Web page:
Individuals have traditionally comprised the largest donor segment (71% in 2015), so paying attention to this donor segment is important now – and for your long term future.

Some key philanthropic developments impact how you work with individual donors:

  • Fund development is no longer primarily about transactions, e.g. events, direct mail.  Today our ongoing relationships with our donors are key as we connect inclined donors to mission and impact and work for lasting connections through relationship cultivation.
  • Inherited wealth from the Silent and Greatest generations has enabled philanthropy by second and third gens. They are frequently forging their own charitable paths, however, based on their own personal interests.
  • A significant wealth transfer known as the Great Transfer began in 2005 with the Greatest Generation’s wealth shift to their Baby Boomer heirs. The impact is estimated at $12 trillion.  As Baby Boomers die, the Greater Transfer to their heirs, estimated to be over $30 trillion, will take place up to the year 2055.  In Kent County alone, a mere 5% spin off of inherited wealth to the county’s nonprofits would mean over $321 million in nonprofit fund balances between 2005 and 2055.

In this environment, having a planned giving program is key for organizational sustenance and for taking part in the wealth transfer now underway.  Currently, the best prospects for a planned giving program are living, Greatest Generation donors (births in the 1920s, 1930s and early-mid 1940s) whose aggregate $12 trillion in wealth is transferring and Baby Boomers (births from 1946-1964) who will inherit these funds.  Don’t assume your most elderly donors aren’t creating wills into their 80s and beyond; new research shows 65% of donors added their final charitable gifts within the last five years of their lives.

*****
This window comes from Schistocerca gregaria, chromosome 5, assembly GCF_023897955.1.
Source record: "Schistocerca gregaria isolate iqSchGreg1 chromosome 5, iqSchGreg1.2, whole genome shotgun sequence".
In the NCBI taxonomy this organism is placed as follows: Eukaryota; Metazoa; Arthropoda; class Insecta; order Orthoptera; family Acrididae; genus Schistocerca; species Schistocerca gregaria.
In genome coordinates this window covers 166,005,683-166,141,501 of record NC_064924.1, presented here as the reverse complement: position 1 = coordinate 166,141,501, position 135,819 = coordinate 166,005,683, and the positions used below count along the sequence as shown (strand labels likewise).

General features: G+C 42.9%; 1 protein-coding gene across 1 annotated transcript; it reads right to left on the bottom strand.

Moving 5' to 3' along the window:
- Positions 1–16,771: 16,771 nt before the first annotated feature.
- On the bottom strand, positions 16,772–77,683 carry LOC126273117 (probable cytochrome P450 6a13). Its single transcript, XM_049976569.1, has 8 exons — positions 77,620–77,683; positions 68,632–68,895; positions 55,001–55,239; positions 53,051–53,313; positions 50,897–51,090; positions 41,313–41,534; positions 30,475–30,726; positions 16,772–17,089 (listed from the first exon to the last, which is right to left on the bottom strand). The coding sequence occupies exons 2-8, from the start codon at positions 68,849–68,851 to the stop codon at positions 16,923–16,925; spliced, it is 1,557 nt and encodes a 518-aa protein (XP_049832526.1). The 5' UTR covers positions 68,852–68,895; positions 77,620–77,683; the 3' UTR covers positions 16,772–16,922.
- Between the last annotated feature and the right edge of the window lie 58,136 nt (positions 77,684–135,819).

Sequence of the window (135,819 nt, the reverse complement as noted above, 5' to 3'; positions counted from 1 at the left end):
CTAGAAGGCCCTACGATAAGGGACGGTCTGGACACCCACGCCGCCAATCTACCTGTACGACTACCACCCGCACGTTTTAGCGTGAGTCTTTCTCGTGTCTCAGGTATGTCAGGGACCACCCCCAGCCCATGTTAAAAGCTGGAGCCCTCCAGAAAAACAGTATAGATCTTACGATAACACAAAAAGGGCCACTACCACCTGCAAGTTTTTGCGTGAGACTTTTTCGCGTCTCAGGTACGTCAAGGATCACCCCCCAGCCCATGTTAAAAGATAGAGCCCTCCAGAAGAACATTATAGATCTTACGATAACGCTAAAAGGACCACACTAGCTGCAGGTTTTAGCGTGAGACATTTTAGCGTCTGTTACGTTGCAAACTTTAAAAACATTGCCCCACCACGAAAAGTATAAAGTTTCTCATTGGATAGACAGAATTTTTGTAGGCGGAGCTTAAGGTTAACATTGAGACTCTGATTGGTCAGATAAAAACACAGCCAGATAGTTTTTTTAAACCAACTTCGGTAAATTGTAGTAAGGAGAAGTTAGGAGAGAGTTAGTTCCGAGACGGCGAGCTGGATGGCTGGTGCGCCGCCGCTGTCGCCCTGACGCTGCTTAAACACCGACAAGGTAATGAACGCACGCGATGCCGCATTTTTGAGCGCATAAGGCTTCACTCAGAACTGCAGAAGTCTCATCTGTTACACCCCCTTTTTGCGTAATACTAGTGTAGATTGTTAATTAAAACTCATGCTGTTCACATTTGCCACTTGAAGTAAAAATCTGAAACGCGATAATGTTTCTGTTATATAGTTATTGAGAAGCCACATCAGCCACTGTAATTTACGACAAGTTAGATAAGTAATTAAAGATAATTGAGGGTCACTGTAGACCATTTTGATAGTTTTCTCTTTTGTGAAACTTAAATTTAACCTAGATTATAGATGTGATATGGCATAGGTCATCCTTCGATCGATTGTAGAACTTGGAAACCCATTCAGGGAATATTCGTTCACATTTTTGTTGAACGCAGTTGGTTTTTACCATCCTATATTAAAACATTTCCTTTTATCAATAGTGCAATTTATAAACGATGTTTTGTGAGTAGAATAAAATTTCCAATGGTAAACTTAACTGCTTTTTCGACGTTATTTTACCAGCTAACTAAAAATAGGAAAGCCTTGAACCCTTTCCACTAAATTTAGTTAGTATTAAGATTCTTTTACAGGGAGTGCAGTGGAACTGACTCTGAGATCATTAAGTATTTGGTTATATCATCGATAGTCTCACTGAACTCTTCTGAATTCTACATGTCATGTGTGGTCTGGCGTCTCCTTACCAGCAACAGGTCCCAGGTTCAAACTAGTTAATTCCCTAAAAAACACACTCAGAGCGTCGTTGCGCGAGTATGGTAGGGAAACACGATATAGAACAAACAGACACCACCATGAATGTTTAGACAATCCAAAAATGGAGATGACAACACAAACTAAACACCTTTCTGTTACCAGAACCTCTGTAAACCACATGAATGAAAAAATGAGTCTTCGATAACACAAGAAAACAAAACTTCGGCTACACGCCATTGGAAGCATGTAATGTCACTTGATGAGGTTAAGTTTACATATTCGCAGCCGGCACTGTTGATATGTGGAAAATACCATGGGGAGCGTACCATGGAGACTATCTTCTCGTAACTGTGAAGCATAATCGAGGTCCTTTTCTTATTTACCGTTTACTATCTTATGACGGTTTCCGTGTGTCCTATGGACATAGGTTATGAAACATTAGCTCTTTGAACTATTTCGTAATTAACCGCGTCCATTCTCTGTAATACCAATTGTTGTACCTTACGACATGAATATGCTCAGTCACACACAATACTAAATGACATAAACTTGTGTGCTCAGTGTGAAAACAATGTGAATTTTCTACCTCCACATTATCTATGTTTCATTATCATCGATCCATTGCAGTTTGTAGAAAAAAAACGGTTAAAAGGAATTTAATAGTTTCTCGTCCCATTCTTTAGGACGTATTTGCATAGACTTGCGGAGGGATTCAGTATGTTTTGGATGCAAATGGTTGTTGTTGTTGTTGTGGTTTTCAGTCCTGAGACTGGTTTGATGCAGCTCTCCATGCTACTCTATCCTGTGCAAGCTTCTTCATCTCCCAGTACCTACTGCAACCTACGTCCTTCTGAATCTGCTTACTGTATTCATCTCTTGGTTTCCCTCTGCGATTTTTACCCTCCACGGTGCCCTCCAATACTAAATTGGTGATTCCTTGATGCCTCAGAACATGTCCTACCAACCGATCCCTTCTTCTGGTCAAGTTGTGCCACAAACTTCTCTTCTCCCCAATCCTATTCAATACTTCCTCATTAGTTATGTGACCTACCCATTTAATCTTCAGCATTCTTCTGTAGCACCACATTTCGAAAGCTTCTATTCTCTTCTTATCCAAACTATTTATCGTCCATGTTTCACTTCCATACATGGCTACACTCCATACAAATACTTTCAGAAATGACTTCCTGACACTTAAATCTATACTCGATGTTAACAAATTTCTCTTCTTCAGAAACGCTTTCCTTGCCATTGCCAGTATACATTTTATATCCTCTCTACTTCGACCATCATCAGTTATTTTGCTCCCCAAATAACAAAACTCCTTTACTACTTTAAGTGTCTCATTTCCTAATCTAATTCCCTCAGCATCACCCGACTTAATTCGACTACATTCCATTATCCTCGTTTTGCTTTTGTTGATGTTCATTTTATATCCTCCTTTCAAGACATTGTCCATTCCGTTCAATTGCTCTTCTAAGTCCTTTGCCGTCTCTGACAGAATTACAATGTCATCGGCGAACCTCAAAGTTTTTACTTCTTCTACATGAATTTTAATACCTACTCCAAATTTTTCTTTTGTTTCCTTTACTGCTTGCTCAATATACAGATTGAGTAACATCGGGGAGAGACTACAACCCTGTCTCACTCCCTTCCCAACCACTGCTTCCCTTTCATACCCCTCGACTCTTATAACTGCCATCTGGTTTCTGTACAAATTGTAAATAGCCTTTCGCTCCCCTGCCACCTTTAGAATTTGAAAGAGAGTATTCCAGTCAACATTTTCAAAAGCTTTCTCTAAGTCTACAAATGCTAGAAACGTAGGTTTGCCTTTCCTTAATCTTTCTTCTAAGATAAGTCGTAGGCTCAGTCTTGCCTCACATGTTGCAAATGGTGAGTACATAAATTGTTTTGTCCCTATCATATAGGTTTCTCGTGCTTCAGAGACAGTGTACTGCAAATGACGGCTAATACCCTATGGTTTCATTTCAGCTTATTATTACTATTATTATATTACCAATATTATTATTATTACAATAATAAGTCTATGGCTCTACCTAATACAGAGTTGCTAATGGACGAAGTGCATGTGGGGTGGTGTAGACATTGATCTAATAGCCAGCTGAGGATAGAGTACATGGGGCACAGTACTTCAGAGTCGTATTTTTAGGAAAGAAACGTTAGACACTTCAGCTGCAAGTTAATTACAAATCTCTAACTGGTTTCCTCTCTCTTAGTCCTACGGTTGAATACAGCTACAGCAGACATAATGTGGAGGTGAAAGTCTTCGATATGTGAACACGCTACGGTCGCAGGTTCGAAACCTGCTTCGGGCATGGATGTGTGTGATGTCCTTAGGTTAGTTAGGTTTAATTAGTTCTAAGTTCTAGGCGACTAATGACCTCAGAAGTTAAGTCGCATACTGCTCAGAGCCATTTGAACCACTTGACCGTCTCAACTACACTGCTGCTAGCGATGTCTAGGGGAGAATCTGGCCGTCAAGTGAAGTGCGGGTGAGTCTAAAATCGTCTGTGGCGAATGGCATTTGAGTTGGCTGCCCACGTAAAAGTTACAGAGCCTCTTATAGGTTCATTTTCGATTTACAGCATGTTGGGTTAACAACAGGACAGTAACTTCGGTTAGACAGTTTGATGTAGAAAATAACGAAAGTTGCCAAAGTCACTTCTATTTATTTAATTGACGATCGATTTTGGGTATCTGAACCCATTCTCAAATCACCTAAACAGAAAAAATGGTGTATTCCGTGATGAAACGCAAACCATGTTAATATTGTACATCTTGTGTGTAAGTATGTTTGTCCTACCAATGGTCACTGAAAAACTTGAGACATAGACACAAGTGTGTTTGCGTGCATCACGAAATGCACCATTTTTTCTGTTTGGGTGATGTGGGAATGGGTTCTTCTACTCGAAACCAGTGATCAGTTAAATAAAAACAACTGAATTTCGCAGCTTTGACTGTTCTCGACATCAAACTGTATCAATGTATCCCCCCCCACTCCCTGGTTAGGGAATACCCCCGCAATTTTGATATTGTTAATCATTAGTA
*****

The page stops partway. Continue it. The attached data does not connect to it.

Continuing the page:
A planned giving program need not be complex.  After all, 80% of all planned gifts to nonprofits are simple bequests made via wills or trusts, and they usually represent a donor’s largest gift.  For those more complex plans, often prompted by unusual family issues or significant wealth or tax issues, know — and be known by — financial advisors and estate/trust attorneys in your community.  They will handle the more sophisticated planned gifts, with your nonprofit a possible beneficiary.

Be ready for these opportunities!  Create simple planned giving materials, and organize and promote a legacy society exclusive to your planned gift donors.  With your board, consider whether an endowment — often the “depository” for planned gifts — is sensible.  And always cultivate your relationships with your planned giving donors.  These are among your very best friends — people who have a history of loyal support for your organization, e.g.  In 3 or more of the past 5 years regardless of amount, and who wish to perpetuate their impact on your mission when they’re no longer here.

And a bonus:  Lest you think that a planned gift will negatively impact annual gifts from that donor, new research shows that annual giving actually increases by 75% once a planned gift is in place.


This information was presented at our February 2017 Kennari Consulting client round table.